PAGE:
A new offence of strangulation is being introduced in NSW in a bid to stem the shocking tide of domestic murders.
The NSW government on Tuesday also proposed a suite of new laws that would also allow women to apply for indefinite apprehended domestic violence orders in the most severe cases.
There are already two strangulation offences under NSW criminal law. But of the 600-plus prosecutions since 2014, less than half resulted in a conviction.
Pru Goward, Minister for the Prevention of Domestic Violence, said strangulation was a red flag for more serious domestic violence attacks.
One-in-four domestic murders have been linked to strangulation in the past, she said.
"To treat strangulation seriously because it's such a strong indicator of a likelihood of a fatal attack has been important to reforming the laws," she told reporters in Sydney.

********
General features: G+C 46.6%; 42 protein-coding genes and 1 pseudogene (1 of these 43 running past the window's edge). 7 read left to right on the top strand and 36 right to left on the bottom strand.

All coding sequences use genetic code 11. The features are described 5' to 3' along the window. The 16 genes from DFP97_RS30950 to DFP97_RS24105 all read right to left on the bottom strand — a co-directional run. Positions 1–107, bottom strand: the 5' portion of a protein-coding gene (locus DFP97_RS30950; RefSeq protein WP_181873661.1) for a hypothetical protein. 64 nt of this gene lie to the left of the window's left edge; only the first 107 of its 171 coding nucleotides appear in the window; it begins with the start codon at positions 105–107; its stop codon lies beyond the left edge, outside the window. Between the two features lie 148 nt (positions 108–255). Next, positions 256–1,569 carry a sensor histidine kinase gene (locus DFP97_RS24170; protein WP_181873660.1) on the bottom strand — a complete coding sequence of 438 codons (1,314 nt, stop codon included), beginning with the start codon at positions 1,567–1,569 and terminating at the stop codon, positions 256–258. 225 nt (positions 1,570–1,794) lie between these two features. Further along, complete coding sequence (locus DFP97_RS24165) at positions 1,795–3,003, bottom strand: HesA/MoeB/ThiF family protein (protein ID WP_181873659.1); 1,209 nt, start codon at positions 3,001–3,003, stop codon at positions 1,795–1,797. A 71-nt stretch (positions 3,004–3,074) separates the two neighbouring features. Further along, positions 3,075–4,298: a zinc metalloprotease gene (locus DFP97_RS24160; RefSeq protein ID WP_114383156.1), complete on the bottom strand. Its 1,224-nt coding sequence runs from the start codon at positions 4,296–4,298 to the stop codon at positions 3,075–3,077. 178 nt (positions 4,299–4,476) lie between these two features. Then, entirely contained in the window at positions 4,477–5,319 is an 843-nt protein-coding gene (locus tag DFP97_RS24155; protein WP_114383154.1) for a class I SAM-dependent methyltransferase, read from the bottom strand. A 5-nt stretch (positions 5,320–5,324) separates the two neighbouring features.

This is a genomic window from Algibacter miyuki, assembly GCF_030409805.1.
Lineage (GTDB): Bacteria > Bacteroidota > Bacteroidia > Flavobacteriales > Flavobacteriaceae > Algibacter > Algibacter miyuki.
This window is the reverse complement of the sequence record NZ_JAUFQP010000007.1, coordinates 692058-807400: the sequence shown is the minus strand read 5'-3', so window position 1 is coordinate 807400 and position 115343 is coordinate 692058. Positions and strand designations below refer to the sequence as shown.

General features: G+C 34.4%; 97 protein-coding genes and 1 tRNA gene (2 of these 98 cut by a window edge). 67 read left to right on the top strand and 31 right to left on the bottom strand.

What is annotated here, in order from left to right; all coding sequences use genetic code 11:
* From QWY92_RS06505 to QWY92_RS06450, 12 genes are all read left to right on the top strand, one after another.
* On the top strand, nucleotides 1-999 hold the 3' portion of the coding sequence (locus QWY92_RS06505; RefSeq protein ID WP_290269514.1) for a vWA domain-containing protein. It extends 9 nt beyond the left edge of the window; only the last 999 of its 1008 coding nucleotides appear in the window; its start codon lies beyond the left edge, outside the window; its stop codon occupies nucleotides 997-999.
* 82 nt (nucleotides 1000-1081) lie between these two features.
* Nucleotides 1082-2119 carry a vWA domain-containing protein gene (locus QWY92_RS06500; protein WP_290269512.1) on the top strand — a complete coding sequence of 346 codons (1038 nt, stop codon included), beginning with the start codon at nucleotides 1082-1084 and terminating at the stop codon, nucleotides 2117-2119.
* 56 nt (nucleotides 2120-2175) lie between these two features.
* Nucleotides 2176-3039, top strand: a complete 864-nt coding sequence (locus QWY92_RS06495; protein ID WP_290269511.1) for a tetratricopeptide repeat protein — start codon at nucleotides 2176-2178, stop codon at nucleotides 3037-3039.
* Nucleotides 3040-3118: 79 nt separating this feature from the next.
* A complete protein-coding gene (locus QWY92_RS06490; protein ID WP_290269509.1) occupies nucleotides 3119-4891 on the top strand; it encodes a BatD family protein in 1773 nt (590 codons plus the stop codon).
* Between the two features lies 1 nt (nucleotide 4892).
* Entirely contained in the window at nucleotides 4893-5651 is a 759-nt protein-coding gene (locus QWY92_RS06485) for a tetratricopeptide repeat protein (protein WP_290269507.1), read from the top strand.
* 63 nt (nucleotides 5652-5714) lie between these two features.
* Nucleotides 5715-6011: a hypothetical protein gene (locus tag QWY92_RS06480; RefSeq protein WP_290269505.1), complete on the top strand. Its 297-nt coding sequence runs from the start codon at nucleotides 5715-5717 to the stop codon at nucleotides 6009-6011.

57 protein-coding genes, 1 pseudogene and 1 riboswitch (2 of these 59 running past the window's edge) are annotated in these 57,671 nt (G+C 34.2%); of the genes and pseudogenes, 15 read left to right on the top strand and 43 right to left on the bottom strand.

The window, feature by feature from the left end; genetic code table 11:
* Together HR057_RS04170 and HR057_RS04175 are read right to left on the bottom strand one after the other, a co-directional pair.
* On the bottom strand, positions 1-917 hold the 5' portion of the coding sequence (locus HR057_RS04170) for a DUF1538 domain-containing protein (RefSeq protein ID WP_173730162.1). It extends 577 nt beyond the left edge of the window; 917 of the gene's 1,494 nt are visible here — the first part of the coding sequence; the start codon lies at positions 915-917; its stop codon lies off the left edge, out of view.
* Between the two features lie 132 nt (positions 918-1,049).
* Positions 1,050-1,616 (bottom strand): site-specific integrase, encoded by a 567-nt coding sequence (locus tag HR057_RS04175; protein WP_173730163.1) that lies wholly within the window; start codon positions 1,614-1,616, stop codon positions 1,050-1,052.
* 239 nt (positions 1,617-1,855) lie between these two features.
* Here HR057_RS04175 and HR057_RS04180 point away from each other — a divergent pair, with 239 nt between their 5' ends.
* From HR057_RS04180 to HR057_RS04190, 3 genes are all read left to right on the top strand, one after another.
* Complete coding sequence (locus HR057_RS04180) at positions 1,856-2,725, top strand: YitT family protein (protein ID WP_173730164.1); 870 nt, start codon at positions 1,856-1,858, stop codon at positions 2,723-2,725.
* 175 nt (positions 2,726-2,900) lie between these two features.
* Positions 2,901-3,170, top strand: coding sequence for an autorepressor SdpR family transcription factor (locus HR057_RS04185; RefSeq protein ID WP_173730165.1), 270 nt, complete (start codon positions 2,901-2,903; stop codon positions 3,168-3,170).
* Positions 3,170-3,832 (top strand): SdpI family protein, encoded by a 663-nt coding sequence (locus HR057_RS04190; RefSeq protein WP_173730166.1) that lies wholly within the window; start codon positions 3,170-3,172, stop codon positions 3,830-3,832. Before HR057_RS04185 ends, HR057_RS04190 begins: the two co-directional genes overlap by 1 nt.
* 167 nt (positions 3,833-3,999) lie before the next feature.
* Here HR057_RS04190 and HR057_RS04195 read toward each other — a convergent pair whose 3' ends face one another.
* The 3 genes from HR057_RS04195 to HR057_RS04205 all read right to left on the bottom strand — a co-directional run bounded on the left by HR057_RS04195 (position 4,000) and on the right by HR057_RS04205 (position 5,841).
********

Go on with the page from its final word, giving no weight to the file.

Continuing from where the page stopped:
NSW Attorney-General Mark Speakman said existing legislation made strangulation difficult to prove.
The new strangulation offence will only require proof of intention of choking, strangling or suffocating without consent.
"We are hopeful this will result in increased number of prosecutions but more importantly point out a red flag for future domestic violence related offences," Mr Speakman said.
Other proposed changes include the introduction of indefinite apprehended domestic violence orders and increasing the default length of ADVOs for adults from 12 months to two years.
Police will also have the power to immediately vary ADVOs to respond to serious and immediate risks to victims under the proposal.
The changes will be introduced to parliament in coming weeks.
Mr Speakman hopes the new strangulation offence will come into effect before the end of the year and the ADVO by mid-next year.
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© AAP 2018